Edel Coffey selects ten books to read from this month’s new releases …
January can be a thin month for new books but this month sees an unusual bounty of literary riches to ease us into the new year.
First up, the rapturously anticipated DAY (Fourth Estate, €22.99) by Pulitzer Prize-winning author Michael Cunningham. Day is his first novel in almost a decade and it is nothing short of beautiful. Isabel and Dan are married and living in Brooklyn with their children, while Isabel’s gay brother Robbie, struggling to make his way, is living in their attic. Despite his apparent failure, Robbie represents a world that feels lost to Isabel and Dan, namely, youth and possibility. The story takes place on one day, April 5, over three years – 2019, 2020 and 2021 – but this is not so much a pandemic book as an elegy for the world, and for a way of life. As per all Cunningham novels, this is perfectly written and feels both devastating and essential. If you’re a fan of audiobooks, Julianne Moore, who starred in the film adaptation of Cunningham’s The Hours, reads this one.
Three excellent Irish writers make their novel debuts this month. Greystones author Cathy Sweeney drew much attention for her 2020 debut collection of short stories, Modern Times, which offered an absurd and often humorous look at how we live now. BREAKDOWN (Weidenfeld and Nicolson, €21), is a fascinating study of a woman who has sacrificed her dreams in exchange for being a good wife, a good mother, a so-called good woman, and has had enough. Literary in style, but as propulsive as a thriller, the story begins with Sweeney’s middle-aged protagonist waking up and realising she cannot go on with her perfectly middle-class life. She calls in sick to her teaching job, ignores the appalling demands of her grown children (more almond milk; lifts), and sets off on a literal and metaphorical journey to find herself. You won’t be able to put this down.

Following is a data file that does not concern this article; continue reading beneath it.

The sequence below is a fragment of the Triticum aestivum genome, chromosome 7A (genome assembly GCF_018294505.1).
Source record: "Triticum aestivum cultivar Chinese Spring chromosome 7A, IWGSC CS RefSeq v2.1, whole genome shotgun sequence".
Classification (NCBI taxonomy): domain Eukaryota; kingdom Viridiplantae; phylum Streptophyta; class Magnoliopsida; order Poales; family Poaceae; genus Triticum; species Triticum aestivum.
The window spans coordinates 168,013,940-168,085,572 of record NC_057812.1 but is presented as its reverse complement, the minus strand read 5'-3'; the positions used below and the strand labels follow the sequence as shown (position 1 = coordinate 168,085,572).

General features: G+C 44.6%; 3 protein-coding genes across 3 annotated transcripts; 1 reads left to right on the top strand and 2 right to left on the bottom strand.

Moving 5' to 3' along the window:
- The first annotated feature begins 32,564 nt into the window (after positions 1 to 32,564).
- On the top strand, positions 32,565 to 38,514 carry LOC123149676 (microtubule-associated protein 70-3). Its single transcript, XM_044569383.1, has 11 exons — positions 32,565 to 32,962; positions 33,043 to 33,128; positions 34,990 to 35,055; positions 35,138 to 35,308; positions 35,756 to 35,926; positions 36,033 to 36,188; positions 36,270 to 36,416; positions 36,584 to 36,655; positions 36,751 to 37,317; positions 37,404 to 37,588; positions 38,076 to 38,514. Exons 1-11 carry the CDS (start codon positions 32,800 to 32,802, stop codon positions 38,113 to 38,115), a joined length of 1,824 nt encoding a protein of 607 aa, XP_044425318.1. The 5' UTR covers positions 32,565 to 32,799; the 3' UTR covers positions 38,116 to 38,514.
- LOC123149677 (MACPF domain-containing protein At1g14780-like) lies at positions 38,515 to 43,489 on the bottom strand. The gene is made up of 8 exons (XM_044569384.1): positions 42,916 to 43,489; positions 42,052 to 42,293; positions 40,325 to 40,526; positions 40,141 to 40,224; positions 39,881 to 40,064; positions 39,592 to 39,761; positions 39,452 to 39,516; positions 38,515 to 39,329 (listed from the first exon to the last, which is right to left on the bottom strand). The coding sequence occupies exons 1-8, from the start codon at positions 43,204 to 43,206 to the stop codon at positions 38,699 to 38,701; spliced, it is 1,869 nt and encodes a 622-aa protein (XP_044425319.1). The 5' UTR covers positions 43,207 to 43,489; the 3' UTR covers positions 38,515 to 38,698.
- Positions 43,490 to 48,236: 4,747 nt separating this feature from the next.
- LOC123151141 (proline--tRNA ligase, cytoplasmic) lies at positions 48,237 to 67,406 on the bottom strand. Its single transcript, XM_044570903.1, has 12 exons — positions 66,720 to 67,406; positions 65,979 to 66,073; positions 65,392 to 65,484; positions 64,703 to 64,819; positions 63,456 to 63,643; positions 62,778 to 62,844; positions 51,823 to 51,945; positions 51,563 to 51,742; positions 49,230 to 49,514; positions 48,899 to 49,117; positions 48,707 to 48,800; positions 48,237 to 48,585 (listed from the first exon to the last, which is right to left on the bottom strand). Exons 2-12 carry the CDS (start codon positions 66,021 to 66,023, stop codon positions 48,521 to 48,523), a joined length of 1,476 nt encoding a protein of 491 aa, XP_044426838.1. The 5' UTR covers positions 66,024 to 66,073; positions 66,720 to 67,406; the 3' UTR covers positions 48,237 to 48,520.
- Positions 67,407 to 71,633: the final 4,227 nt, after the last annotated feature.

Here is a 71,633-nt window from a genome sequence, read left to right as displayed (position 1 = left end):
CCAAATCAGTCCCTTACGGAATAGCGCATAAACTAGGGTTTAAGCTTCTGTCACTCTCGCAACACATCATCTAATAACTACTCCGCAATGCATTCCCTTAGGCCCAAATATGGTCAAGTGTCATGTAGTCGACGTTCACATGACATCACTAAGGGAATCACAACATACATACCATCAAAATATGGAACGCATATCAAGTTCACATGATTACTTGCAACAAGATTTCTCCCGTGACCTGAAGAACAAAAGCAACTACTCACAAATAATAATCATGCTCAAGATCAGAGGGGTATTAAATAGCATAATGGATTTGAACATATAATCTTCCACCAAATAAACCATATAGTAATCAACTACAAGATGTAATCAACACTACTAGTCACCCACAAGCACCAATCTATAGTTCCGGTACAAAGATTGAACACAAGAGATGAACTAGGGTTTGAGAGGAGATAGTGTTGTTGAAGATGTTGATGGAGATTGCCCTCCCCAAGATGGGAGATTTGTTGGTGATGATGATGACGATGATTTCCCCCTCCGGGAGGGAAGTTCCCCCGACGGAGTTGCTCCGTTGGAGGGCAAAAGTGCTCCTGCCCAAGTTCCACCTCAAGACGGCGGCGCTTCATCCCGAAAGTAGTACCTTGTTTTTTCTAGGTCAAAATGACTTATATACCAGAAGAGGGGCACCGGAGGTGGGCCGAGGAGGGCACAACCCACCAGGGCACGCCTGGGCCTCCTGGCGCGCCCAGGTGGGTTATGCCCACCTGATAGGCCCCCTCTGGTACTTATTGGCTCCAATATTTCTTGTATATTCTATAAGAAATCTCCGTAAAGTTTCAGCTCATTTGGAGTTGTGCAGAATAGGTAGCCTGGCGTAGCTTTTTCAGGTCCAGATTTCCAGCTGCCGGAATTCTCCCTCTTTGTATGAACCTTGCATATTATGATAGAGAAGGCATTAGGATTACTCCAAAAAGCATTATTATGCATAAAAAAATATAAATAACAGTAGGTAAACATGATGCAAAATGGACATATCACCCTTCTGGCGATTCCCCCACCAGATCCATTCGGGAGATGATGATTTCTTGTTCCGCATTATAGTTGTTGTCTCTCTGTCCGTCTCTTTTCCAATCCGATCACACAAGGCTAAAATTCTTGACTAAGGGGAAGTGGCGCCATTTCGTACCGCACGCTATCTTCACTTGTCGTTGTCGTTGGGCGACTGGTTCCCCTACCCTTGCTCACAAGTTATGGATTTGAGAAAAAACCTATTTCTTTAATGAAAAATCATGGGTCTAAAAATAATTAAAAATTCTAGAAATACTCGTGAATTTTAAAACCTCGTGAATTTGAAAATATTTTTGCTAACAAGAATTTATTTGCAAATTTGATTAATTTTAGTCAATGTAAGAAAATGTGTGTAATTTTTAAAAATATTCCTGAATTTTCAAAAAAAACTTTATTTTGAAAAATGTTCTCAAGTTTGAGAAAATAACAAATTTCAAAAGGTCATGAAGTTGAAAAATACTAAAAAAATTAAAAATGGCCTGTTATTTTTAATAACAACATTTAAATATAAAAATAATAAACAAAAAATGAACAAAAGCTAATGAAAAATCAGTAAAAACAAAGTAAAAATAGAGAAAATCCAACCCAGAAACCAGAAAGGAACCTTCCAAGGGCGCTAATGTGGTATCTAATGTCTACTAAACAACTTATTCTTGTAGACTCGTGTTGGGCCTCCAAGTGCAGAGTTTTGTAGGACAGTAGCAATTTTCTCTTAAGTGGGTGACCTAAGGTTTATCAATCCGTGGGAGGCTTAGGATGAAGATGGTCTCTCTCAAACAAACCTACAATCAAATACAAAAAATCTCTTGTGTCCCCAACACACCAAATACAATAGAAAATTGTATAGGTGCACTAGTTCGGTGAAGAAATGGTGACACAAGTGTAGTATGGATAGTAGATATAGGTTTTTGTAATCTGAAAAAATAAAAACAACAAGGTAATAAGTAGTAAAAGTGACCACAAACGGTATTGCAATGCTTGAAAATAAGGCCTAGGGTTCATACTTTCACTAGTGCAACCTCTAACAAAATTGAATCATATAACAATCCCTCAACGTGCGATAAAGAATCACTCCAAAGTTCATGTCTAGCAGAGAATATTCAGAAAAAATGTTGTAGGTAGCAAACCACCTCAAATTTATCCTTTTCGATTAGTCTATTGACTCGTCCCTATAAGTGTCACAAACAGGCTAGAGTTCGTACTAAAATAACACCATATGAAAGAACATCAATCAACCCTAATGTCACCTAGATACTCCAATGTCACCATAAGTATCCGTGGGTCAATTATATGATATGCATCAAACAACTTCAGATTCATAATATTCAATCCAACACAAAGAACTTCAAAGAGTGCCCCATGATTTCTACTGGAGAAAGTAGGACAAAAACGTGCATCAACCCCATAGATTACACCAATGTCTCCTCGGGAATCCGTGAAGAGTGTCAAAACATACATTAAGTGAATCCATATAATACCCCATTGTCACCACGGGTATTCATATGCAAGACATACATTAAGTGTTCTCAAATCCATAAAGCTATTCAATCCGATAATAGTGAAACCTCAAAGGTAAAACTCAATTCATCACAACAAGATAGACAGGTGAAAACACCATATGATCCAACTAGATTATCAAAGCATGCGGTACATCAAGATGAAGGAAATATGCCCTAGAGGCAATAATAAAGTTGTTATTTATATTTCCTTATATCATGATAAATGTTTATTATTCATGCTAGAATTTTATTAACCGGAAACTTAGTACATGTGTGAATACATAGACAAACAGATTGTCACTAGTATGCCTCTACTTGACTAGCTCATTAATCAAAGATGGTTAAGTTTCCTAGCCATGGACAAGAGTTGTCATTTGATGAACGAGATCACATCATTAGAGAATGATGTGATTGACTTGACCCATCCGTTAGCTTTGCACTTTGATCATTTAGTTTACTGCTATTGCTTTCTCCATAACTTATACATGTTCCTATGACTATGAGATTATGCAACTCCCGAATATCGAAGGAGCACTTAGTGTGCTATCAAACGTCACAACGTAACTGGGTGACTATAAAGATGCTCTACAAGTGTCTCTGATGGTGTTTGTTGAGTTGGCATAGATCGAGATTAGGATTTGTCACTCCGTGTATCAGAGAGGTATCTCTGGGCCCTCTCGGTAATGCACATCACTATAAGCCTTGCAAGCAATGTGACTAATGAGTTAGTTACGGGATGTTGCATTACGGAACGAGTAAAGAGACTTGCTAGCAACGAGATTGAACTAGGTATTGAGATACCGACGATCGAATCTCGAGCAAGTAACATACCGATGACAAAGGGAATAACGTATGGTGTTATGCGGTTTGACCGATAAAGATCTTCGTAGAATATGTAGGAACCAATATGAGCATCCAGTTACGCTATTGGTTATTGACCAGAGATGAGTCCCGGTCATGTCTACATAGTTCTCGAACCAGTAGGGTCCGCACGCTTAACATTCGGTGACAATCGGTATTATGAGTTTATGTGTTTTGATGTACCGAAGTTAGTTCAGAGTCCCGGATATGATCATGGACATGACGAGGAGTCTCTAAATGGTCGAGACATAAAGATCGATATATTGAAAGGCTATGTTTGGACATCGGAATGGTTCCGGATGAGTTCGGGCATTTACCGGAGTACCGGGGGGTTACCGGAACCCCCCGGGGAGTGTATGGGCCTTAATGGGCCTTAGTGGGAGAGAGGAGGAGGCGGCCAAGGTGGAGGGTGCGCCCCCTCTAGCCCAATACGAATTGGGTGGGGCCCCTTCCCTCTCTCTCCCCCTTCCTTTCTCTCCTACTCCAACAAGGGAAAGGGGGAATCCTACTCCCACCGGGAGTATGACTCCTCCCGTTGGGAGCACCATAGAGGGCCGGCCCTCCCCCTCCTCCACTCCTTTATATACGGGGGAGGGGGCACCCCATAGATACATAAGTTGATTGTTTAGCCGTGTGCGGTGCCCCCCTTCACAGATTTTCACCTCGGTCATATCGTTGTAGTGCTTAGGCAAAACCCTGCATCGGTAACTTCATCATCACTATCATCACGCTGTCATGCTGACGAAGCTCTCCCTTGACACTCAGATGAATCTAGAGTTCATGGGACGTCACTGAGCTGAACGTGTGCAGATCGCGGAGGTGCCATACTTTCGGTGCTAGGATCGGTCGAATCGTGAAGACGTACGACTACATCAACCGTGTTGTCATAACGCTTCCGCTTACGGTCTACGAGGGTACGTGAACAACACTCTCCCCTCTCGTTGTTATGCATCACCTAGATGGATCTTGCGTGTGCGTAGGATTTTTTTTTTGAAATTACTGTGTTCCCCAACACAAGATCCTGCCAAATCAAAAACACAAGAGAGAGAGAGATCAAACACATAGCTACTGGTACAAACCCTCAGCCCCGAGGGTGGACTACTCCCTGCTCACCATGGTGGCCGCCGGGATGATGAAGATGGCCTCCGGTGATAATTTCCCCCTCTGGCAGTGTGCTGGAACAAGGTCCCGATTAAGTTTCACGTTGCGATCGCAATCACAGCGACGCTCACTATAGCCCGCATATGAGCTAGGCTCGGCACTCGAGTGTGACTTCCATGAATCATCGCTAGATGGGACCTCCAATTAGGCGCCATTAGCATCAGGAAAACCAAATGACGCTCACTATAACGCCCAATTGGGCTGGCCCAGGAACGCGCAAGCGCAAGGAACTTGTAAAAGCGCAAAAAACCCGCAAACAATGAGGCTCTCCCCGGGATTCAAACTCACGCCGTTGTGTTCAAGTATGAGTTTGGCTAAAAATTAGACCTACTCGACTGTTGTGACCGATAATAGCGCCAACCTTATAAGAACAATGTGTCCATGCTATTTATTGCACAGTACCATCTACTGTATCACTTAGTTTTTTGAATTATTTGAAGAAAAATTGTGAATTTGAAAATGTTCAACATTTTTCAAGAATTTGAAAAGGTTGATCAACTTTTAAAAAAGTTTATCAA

There has been an unholy amount of buzz around Ferdia Lennon’s debut GLORIOUS EXPLOITS (Penguin Fig Tree, €17.50) and from the very first page it’s easy to see why. Lennon’s debut is set in 412BC, after Athens’ failed invasion of Sicily. Athenian prisoners of war have been thrown into the quarries to die. Lampo and Gelon are local potters who go visiting the quarries for want of something better to do. Gelon is a fan of Euripides and when he discovers some of the prisoners can recite Medea, he comes up with a plan to stage the play. All of the conversation is in Dublin vernacular (Lennon was born in Dublin but now lives in Norwich), which adds unexpected layers of humour and pathos. Don’t be put off by the setting or subject matter. All of humanity is captured in this really enjoyable and highly entertaining story from a brilliant new voice.
Colin Barrett fans have waited a long time for a novel from this Mayo maestro of the short story who has won The Rooney Prize, The Frank O’Connor International Short Story Prize and whose stories have appeared in The New Yorker. WILD HOUSES (Vintage, €14.99) tells the story of 17-year-old Nicky and her boyfriend Doll who get caught up in a feud between a smalltime dealer (Doll’s brother Cillian) and two local heavies, Gabe and Sketch, who drag their reclusive cousin Dev into their mess. Barrett’s characters are full of heart and individuality and you’re in love with them all from the get-go. A must for fans of Lisa McInerney and Kevin Barry.